Oldest NT Manuscripts

By Matt Baker email   Updated 8 Jan 2013

This chart lists, in chronological order, the oldest New Testament manuscripts that have been found to date.

 

Manuscript
(collection)

Date

Content

Notes

1st century CE

7q5
Dead Sea Scrolls

c. 70 CE unknown Jesuit scholar Jose O'Callaghan claims that this is a fragment of Mark 6:53-53, however most scholars have concluded that it is not. If it is, it would date to around the same time that the original gospel was possibly written.

2nd century CE

p52
Rylands

c. 125 CE John 18:31-33, 38-38
(fragments)
Translated in 1934 and dated by handwriting analysis, this is generally considered to be the oldest NT manuscript still in existence. If the Gospel of John was written c. 95 CE, this copy would have been made a mere 30 years after the original.

p90
Oxyrhynchus

c. 150 - 200 CE John 18:36 - 19:7
(fragments)

p104
Oxyrhynchus

c. 150 - 200 CE Matthew 21:34-37, 43, 45
(fragments)
oldest manuscript from the Western text-type (all other listed here are Alexandrian)

p98
IFAO

c. 150 - 200 CE
Revelation 1:13 - 2:1
(fragments)
the largest manuscript from the 2nd century but in poor condition

late 2nd / early 3rd century CE

p4

c. 200 CE Luke 1-6
(fragments)
may have been written by the same scribe as p64/67 (see below)

p64 & p67
Magdalen

c. 200 CE Matthew 3, 5 & 26
(fragments)
claimed by Carsten Thiede to be from the 1st century -- a claim rejected by most other scholars

p46
Chester Beatty

c. 200 CE most of the Pauline
epistles
known as Chester Beatty II
oldest (almost) complete NT books;
oldest manuscript containing the writings of Paul

p66
Bodmer

c. 200 CE most of John oldest (almost) complete gospel;
very similar to Codex Vaticanus (see below)

p75
Bodmer

c. 200 CE most of Luke
& half of John

p32
Rylands

c. 200 CE Titus 1:11-15; 2:3-8
(fragments)

p77 & 103

c. 200 CE Matthew 13:55-56,
14:3-5, 23:30-39
(fragments)

Uncial
0189

c. 200 CE Acts 5:3-21
(fragments)
oldest manuscript written on parchment (all others mentioned above were written on papyrus)

Note: The Oxyrhynchus collection also includes several apocryphal manuscripts that date from this same time period (c. 200), including portions of the Gospel of Thomas, the Gospel of Peter, The Shepherd of Hermas, and an unknown gospel.

Also dating from c. 200 is the Egerton Gospel (shown left), a previously unknown gospel aquired by the British Museum in 1934 that includes three stories similar to ones found in the canonical gospel and one story that is not.


3rd century CE

Uncial
0212

c. 250 CE Diatessaron fragment Also known as Dura Parchment 24, this manuscript contains one page of The Diatessaron (a harmony of the four gospels written in the 2nd century by Tatian)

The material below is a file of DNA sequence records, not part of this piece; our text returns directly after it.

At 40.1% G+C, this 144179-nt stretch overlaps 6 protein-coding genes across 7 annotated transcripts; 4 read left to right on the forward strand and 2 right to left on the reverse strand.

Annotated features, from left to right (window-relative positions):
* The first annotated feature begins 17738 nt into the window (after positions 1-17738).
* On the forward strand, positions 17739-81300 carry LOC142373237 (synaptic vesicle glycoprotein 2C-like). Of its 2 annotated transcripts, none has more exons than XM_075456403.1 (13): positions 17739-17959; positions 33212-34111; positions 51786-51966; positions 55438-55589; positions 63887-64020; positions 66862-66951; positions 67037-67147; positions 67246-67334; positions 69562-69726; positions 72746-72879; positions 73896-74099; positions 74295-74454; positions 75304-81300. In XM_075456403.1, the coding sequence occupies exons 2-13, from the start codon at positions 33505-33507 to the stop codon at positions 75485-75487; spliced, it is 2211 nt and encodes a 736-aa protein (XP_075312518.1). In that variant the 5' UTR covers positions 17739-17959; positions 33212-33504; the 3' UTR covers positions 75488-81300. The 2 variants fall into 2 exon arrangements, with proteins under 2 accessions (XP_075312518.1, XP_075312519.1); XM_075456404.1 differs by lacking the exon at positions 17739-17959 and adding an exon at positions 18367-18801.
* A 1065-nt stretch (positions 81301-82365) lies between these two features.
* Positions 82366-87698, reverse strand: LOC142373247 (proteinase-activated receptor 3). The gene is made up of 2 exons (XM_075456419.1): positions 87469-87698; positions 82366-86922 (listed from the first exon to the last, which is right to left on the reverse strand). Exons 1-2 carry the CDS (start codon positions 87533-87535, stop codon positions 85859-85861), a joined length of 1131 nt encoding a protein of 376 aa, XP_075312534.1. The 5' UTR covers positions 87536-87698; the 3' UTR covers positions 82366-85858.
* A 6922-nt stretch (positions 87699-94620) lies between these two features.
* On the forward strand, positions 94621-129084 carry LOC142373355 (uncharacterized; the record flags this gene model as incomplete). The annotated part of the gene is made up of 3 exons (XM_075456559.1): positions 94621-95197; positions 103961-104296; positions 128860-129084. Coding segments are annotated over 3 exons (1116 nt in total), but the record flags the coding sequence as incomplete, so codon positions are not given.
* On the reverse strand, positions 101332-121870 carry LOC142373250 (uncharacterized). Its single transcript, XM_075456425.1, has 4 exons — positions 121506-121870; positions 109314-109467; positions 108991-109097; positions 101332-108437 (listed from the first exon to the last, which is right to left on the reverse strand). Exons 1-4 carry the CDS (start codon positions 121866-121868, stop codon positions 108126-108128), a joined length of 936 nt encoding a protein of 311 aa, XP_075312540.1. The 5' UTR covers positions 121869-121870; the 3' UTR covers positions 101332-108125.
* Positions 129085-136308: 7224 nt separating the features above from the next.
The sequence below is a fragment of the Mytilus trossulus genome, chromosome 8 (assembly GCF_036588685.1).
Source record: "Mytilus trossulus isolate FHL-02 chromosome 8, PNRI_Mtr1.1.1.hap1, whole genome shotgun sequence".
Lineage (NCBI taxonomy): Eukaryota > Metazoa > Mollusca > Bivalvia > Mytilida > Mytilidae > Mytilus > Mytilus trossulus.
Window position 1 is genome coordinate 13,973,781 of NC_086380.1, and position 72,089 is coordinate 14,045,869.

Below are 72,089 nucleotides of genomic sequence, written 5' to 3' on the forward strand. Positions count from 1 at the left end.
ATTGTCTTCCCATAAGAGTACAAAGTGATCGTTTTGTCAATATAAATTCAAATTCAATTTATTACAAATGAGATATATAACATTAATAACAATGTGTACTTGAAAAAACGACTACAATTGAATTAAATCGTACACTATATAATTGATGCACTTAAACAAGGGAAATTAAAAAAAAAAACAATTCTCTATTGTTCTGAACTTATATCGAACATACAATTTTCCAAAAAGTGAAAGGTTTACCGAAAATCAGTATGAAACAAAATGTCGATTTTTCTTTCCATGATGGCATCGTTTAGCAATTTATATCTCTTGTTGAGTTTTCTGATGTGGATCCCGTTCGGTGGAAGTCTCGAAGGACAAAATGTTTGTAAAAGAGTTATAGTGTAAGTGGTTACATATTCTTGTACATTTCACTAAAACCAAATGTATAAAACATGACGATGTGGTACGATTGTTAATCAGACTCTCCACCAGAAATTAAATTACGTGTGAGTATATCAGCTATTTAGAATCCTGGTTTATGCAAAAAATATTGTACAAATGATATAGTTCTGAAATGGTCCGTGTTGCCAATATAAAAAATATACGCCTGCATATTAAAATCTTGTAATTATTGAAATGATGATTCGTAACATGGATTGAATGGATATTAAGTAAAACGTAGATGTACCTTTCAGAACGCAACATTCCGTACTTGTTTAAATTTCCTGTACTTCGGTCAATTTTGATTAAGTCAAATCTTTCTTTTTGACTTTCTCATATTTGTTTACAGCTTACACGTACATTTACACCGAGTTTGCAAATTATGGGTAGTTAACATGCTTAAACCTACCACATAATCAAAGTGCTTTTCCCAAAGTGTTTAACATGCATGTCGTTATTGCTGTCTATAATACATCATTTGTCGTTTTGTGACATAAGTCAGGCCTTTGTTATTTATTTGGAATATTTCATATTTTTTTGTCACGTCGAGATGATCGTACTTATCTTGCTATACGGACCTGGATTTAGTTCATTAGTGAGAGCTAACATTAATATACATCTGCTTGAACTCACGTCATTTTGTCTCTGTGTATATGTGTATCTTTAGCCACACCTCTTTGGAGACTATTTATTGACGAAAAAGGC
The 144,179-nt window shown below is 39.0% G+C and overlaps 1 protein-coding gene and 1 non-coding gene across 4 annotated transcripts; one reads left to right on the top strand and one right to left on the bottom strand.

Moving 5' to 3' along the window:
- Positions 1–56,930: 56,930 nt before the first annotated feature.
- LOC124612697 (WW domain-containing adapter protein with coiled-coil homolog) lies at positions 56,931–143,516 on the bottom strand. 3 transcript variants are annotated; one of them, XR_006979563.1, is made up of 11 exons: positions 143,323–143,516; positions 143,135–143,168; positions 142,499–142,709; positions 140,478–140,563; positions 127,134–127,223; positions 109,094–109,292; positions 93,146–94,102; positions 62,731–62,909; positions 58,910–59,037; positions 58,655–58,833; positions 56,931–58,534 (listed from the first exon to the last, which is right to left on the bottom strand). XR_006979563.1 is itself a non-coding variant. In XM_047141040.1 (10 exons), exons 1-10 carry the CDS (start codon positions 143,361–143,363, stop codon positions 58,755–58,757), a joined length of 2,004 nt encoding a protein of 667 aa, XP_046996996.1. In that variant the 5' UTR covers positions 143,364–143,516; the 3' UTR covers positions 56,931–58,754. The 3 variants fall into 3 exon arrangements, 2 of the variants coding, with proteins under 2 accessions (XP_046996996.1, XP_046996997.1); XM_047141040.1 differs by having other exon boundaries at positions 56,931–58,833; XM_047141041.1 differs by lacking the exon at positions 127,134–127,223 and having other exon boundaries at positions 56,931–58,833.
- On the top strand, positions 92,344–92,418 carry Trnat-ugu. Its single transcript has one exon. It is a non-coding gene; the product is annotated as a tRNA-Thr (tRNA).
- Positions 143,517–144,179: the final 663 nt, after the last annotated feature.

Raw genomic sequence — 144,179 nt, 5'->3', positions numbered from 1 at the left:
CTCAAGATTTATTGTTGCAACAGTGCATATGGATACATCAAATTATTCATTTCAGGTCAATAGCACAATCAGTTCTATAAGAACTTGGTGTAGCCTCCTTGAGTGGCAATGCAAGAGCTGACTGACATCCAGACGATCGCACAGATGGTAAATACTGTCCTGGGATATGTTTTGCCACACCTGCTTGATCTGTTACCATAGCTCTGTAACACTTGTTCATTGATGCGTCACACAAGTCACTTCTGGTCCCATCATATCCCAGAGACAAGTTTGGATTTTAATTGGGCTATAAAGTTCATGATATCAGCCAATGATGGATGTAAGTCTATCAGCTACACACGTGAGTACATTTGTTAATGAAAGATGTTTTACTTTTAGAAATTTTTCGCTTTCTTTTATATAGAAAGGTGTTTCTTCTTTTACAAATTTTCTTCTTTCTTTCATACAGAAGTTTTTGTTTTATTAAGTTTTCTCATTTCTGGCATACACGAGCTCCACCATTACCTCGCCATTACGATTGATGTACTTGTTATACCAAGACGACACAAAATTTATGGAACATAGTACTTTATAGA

p45
Chester Beatty

c. 250 CE large portions of all four gospels and Acts known as Chester Beatty I
oldest manuscript of Mark's gospel

p47
Chester Beatty

c. 250 CE most of Revelation 9:10-17:2 known as Chester Beatty III

p72
Bodmer

c. 300 CE 1 & 2 Peter, Jude
Note: There are about 30 more manuscripts dating from the 3rd century, most of them belonging
to the Oxyrhynchus collection and containing only chapters, not full books.

4th century CE onwards

Codex
Vaticanus

c. 325 - 350 CE most of the Septuagint (Greek OT/Apocrypha) and most of the NT referred to as Uncial No. B or 03
located in the Vatican Library
is missing 1 & 2 Timothy, Titus, Philemon & Revelation.

Codex
Sinaiticus

c. 330 - 360 CE about half of the Septuagint and all of the NT referred to as Uncial No. ℵ or 01
located in the British Library
also includes the Epistle to Barnabus & the Shepherd of Hermas

Codex
Alexandrinus

c. 400 - 440 CE most of the Septuagint and all of the NT referred to as Uncial No. A or 02
located in the British Library
also includes 1 & 2 Clement

Codex
Bezae

c. 400 CE most of the Gospels & Acts referred to as Uncial No. Dea or 05
located at the University of Cambridge
oldest full gospels in the Western text-type

Codex
Ephraemi

c. 450 CE some of the Septuagint and much of the NT referred to as Uncial No. C or 04
located in the National Library of France
the text of the Bible had been washed off and written over in the 12th century but can still be seen
Note: There are about 80 more manuscripts dating from the 4th & 5th centuries, most of them containing only chapters, not full books.
This brings the total number of manuscripts older than 500 CE to about 150. From 500 - 1000 CE, there are about 350 available manuscripts.
After 1000 CE, the total number of manuscripts quicky jumps into the thousands.

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